ITHACA, N.Y., Aug. 23 (UPI) — Preschoolers use statistics to figure out situations around them, U.S. researchers suggest.
Tamar Kushnir of Cornell University in Ithaca, N.Y., and colleagues conducted experiments indicating children age 18 months to age 4 use a statistical phenomenon — non-random sampling — to discern the preferences of others.
“Babies are amazing,” Kushnir says in a statement. “Babies and children are like little scientists. Mostly they learn by observing and experiencing the world. Just let them do it.”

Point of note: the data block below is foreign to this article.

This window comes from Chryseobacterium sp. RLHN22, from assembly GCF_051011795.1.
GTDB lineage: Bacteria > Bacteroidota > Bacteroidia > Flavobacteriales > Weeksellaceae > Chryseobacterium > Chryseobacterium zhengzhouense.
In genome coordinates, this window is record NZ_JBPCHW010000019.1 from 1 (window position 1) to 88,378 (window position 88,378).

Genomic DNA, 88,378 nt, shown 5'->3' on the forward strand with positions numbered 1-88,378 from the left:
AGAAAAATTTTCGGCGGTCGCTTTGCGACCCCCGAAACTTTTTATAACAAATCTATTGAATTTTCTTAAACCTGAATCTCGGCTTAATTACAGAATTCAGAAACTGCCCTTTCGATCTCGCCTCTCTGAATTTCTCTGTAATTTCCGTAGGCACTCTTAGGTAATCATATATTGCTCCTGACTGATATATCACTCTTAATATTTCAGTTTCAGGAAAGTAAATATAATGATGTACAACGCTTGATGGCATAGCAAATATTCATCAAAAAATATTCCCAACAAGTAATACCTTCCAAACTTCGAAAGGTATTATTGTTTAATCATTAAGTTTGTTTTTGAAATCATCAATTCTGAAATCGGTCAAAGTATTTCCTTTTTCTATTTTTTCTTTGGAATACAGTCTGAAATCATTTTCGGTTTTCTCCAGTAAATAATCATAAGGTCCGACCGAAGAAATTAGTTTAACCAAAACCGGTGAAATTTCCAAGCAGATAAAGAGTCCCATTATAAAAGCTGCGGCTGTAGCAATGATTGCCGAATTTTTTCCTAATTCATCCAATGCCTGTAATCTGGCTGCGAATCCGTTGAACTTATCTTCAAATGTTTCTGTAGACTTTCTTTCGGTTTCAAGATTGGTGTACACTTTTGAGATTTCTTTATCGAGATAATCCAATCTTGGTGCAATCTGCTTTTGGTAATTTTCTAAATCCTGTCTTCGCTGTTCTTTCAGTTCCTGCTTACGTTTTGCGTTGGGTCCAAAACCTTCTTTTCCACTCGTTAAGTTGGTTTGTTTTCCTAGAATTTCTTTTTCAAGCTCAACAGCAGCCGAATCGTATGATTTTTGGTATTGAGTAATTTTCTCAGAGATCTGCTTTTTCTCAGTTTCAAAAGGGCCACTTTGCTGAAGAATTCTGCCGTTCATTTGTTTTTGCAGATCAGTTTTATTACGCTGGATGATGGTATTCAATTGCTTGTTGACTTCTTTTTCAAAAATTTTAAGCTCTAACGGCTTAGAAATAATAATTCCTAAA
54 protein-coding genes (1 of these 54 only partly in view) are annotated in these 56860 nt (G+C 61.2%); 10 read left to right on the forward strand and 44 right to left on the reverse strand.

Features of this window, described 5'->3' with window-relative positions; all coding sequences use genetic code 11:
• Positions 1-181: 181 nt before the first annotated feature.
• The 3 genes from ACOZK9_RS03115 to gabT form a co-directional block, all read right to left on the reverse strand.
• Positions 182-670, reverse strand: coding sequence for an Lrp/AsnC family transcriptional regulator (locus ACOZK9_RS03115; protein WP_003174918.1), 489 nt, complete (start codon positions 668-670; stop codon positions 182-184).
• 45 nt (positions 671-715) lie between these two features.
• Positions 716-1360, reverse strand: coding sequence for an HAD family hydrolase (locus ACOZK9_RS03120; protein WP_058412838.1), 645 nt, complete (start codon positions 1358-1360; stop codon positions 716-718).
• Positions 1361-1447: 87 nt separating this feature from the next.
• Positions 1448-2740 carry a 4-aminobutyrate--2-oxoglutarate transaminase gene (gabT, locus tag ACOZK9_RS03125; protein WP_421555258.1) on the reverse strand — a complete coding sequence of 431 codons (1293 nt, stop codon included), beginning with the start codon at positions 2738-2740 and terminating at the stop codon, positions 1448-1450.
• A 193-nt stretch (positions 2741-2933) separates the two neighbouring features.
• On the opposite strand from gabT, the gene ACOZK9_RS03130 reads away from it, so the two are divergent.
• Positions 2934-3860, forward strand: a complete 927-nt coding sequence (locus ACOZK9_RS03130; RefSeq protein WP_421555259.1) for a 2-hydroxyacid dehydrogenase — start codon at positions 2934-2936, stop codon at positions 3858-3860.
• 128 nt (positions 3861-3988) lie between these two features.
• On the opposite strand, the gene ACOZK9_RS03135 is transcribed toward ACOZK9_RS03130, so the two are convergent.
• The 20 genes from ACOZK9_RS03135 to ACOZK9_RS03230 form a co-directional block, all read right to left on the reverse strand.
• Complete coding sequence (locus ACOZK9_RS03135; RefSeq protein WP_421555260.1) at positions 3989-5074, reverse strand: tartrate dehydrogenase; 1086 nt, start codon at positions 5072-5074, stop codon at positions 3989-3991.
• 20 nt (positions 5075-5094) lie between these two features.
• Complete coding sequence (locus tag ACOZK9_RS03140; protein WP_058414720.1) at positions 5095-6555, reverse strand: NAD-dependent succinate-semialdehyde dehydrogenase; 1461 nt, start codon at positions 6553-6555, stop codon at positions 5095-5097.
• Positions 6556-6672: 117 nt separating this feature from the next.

The study, published in Psychological Science, finds children notice the items from which someone else makes a choice. For instance, children ages 3- 4 watching a puppet pick five flowers from a container infer the puppet likes blue flowers only if it there other items besides blue flowers to pick from.
Kushnir says it is amazing that the proportion of other items in the containers matter as well. If there were only a few blue flowers — 18 percent — the children more likely conclude the puppet likes blue flowers. That means, Kushnir says, the child infers the item chosen is a preferred item if it doesn’t match the proportion of items in the population — in other words, non-random sampling.
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